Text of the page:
Ceferino Garcia, forgotten ring hero


Filipino Ceferino Garcia scores with a right against Barney Ross in a futile attempt fir the latter’s welterweight crown before moving up to claim instead the middleweight plum.

Ceferino Garcia a has largely been forgotten, especially nowadays with the emergence of new fistic horoes as Manny Pacquiao and a few others whose names are being floated in heated debates on the relative merits of Pancho Villa, Flash Elorde and Garcia himself.

The memory of his being one of only few Filipino fighters who populated the middleweight division and the only one at that to win the world championship in that category, looked to have faded completely.

Even his biggest contribution to the sport of sweet science – the “bolo punch” – has already been written off the books and relegated to total obscurity.

Only a few, perhaps remembers that a draw decision forced by the Filipino 160-pound titlist on the then three-division world champion Henry Armstrong their in showdown for Garcia’s middleweight crown on March1, 1940 in Los Angeles deprived Armstrong of being bestowed the honor of “Fighter of the Century” at the close of the last millennium.

Then already the owner of the featherweight, lightweight and welterweight belts simultaneously, the only man to have done so up to the present time, Armstrong was eyeing to add the middleweight title to his collection in what could have tilted the “Fighter of the Century” honor in his favor.

It didn’t happen as the distinction was accorded to Sugar Ray Robinson instead, known as “poetry with a punch, ” a world welterweight champ and five-time middleweight kingpin.

Garcia simply overcame Arm­strong famous perpetual –motion attack that destroyed Barney Ross from whom the took the 152-pound plum on May 31, 1938 and 11 other challengers, including five in an incredible 22-day stretch between October 9 and 30 and six more in 1940 until he lost the crown to Fritzie Zivic.

In all those successful title defense, only four of Armstrong’s challengers lasted then distance proof, according to former local Games and Amusements Board chair Dominador Cepeda was no mean record that could have been taken into consideration in the race for the Fighter of the Century honor.

“But still, you have to give credit to our own Ceferino Garcia for holding his own against a fighting monster like Armstrong,” Cepeda told this writer in a conversation during his watch GAB head. “Ang ibig lang sabihin, hindi natin puwedeng kalimutan ang legacy na iniwan sa atin ni Ceferino.”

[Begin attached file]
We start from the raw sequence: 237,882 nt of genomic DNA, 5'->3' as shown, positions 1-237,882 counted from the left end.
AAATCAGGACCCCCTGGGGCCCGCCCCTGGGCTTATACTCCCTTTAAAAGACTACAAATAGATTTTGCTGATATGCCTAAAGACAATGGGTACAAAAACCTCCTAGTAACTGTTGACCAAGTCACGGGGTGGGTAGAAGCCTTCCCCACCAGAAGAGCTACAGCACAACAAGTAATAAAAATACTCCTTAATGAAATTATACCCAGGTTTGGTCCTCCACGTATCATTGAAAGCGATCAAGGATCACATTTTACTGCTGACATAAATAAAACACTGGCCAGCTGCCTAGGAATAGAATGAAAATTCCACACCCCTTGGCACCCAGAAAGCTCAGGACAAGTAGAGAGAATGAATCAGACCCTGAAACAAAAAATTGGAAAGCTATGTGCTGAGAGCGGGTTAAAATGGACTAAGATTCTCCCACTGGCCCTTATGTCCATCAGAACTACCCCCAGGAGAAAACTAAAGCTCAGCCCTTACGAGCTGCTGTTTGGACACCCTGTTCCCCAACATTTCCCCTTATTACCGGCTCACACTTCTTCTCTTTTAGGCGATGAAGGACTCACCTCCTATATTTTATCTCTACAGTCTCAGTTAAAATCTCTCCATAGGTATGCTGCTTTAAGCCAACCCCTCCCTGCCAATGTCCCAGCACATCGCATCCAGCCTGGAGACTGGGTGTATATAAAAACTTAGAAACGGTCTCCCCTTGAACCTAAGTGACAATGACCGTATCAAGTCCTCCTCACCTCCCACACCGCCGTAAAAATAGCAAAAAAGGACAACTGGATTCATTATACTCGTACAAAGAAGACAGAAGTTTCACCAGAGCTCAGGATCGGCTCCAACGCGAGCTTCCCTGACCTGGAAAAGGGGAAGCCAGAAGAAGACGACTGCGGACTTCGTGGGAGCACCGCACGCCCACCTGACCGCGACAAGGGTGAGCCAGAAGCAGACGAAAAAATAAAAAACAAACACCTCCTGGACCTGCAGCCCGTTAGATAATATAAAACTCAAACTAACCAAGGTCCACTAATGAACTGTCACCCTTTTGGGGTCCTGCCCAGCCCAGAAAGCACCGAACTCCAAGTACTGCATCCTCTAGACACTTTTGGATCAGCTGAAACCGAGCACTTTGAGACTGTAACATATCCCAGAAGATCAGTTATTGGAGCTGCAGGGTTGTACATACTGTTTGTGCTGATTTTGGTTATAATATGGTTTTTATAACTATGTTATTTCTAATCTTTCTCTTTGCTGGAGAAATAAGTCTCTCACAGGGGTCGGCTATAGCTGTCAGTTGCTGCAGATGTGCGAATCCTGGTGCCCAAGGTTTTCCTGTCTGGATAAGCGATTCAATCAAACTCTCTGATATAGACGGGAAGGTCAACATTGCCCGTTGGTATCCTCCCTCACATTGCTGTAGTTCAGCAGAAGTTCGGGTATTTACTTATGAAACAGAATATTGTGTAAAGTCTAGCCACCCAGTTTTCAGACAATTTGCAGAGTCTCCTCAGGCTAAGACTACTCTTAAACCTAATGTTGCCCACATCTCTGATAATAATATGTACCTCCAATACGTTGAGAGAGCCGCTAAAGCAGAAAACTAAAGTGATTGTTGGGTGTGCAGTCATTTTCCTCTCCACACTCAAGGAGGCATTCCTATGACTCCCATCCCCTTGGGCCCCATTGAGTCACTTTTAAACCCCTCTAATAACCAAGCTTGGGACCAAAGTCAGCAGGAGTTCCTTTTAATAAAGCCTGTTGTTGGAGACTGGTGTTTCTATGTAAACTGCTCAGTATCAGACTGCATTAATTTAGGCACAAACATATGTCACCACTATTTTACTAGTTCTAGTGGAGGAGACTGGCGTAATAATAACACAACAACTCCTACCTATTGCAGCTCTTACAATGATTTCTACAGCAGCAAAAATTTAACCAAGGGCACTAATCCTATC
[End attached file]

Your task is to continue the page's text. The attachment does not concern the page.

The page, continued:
“If Armstrong is being acknowledged as one of boxing greats, so is Ceferino,” he added. “Kaya nga si Armstrong is a boxing legend kasi hindi lang siya basta three-division champion. Sabay-sabay niyang hawak yung tatlong titulong yun.”

“Meaning if he was defending his featherweight and lightweight crown, he had to reduce weight. Kung welterweight naman ang itinataya nya, dagdag naman siyang timbang,” Cepeda explained. “The fact that he failed to contain Garcia, our own boy is as great if not greater than him.”

The decision handing Robinson the Fighter of the Century honor was arrived at by a five-man panel of experts formed by the Associated Press. He edged “Heavyweight of the Century” honoree Muhammad Ali. Robinson and Ali received two first place votes each. Armstrong got one first place vote along with Willie Pep who as adjudged the best featherweight. ,

Filipino Hall of Famer Pancho Villa was named Best Flyweight of the Century.

Garcia, definitely one of the greatest fighters that came this shore, stopped New York and European title holder Fred Apostolic to win the crown on October 2, 1939. He defended the title against Glen Lee in Manila via a 13-round KO a little more than two months later on December 23,1939.

Two months after drawing with Armstrong, the then 30-year-old Garcia flew to New York only to lose the plum to Ken Everlin over 15 rounds on May 23, 1940.


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